Signs and symptoms
Women in Singapore are likely to get menopause around the age of 49. However, its signs can start months or even years before that because of the hormonal fluctuations in your body.
You’re likely to experience tangible symptoms such as hot flashes, night sweats, headaches, insomnia, loss of libido and mood swings during what’s known as the perimenopause stage. These signs and symptoms may continue well into menopause.
Weight gain and menopause
And if all that isn’t terrible enough already, there’s also a very high chance that you’ll get heavier as you enter menopause. Women typically put on five kilos on average.
You’ll gain weight during menopause due to a variety of factors.
The most common reason is that muscle mass shrinks with age. When you lose muscle mass, your metabolism goes into freefall. You can expect your body fat levels to balloon if you continue consuming the same number of calories.
Research has shown that you’ll lose three to eight per cent of muscle mass per decade after the age of 30. Over time, maintaining your weight will feel like an uphill battle.
The second reason involves hormonal changes. Menopause is when your oestrogen amounts start to run dry, which affects how your body stores fat.
You’ll stop storing fat on the hips and thighs, and instead pack it on around the belly. This is why many women say that they develop a paunch during this period of their life.
The dangers of belly fat
Don’t take belly fat – also known as visceral fat – lightly. A slight love handle may seem adorable, but in excessive amounts, it can be dangerous.
Here’s why: Visceral fat introduces inflammation to the body. Additionally, it amplifies your risk of diseases like heart disease, stroke and cancer.
Too much visceral fat can make you more resistant to insulin. Insulin is the hormone that commands your cells to use up the glucose floating in your bloodstream. When your body becomes resistant to insulin, the glucose has nowhere to go. The resulting buildup can lead to excessive blood sugar levels, increasing your risk to type 2 diabetes.
Measuring your waistline can help you understand how concerned you should be about your weight. You’re at higher risk of type 2 diabetes if your waist circumstance is greater than 80cm.
(We’ve written about all about belly fat and how to get rid of it for good.)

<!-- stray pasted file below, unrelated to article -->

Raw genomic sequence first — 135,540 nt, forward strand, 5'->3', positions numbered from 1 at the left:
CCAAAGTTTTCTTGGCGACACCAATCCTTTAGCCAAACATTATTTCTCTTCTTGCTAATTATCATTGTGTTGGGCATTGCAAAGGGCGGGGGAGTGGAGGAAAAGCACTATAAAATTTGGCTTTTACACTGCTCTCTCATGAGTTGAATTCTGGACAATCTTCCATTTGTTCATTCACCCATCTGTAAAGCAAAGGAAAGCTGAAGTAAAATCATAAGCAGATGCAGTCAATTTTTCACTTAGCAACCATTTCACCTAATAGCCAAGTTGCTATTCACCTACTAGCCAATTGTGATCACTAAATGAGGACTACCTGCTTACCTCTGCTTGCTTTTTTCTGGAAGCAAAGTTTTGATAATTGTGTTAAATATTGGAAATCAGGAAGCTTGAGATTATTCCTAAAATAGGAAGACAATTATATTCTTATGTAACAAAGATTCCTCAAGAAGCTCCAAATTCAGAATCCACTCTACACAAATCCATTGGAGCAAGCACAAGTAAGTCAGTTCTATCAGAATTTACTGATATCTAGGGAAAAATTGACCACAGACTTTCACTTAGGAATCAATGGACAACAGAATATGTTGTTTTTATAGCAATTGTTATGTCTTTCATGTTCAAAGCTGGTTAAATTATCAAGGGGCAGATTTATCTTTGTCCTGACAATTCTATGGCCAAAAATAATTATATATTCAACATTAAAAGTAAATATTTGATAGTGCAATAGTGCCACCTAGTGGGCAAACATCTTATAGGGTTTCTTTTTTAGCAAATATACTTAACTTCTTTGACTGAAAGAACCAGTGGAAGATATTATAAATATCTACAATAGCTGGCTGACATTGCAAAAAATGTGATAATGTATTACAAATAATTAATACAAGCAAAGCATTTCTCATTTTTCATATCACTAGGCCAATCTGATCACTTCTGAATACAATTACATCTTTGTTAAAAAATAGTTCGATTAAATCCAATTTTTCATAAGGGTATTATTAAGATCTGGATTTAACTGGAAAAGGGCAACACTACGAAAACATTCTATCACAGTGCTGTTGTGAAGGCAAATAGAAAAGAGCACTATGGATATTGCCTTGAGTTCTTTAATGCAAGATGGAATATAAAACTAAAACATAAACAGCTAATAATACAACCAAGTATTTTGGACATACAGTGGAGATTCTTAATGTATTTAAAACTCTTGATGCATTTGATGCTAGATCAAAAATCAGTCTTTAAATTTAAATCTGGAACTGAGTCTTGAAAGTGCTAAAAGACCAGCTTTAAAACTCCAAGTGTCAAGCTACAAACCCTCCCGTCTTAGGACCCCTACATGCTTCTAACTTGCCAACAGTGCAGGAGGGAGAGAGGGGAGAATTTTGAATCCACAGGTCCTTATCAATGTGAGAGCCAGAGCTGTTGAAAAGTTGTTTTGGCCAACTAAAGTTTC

Keep the weight off
Clearly, menopause isn’t a walk in the park. But with incremental lifestyle changes, you can hope to maintain your figure in the long run.
You will have to exercise more to combat your slowing metabolism. There’s no shortcut! Spend some time working on a combination of aerobic activity and strength training.
Aerobic activity like brisk walking, cycling and swimming gets your heart rate up while strength training builds muscle mass. Do at least 150 minutes of moderate aerobic activity a week and strength train at least twice a week.
If you’re time-pressed or dislike working out, go for high-intensity internal training (HIIT) to get results in less time. HIIT workouts alternate between short periods of intense physical activity and more relaxed recovery periods.
A study published in the journal Menopause found that obese postmenopausal women who did 10 minutes of HIIT five times a week lost double the weight compared to those who did traditional aerobic activity like brisk walking.
Aside from weight loss, exercise prevents osteoporosis by slowing bone loss. Plus, a post-workout endorphin rush doesn’t hurt, either!
If you’re a foodie like most Singaporeans, this part may devastate you. You’ll probably have to forgo your favourite local cuisines as many of these dishes contain a harmful amount of fat.
You’ll want to opt for a balanced diet that’s full of wholegrain carbohydrates, lean protein and fruits and vegetables. Pass up on sugar and fat, especially saturated fat and trans fat. Limit the consumption of sweetened beverages, and remember to stay hydrated with water.
Consider referring to the My Healthy Plate guide to help you eat well. The guide suggests that you ration half your plate for leafy vegetables and fruits, a quarter of your plate for whole grains and starchy vegetables, and the rest of your plate for lean meats or meat alternatives like tofu or egg.
Diet and menopause
You have other benefits to gain from a healthy diet during menopause. Your risk of osteoporosis increases with age – be sure to get enough calcium and vitamin D to keep your bones strong.
As a rule of thumb, menopausal women require 1,000mg of calcium per day and between 400 and 1,000IU of vitamin D per day. A blood test will help you find out if you’re deficient in either.
And to counter all those menopausal signs and symptoms we mentioned earlier, fill up on fermented beans and soya products like beancurd. These foods are loaded with phytoestrogens, which can rebalance the hormones in your body. Phytoestrogens are a natural alternative to the synthetic oestrogen used in hormone replacement therapies.
How CSH therapy® can help
With menopause comes a whirlwind of physical and emotional changes.
Which is why we’re here to help you look and feel your best self. Get extra support in the form of our signature CSH therapy®, which consists of all-natural treatments that stimulate your metabolism for long-lasting results. That means no rebound even when the treatments end.
The best part: There are no extreme diets, no supplements, no exercise involved.
Get in touch with us today to find out how our CSH therapy® program can help you stay trim no matter what stage of life you’re at.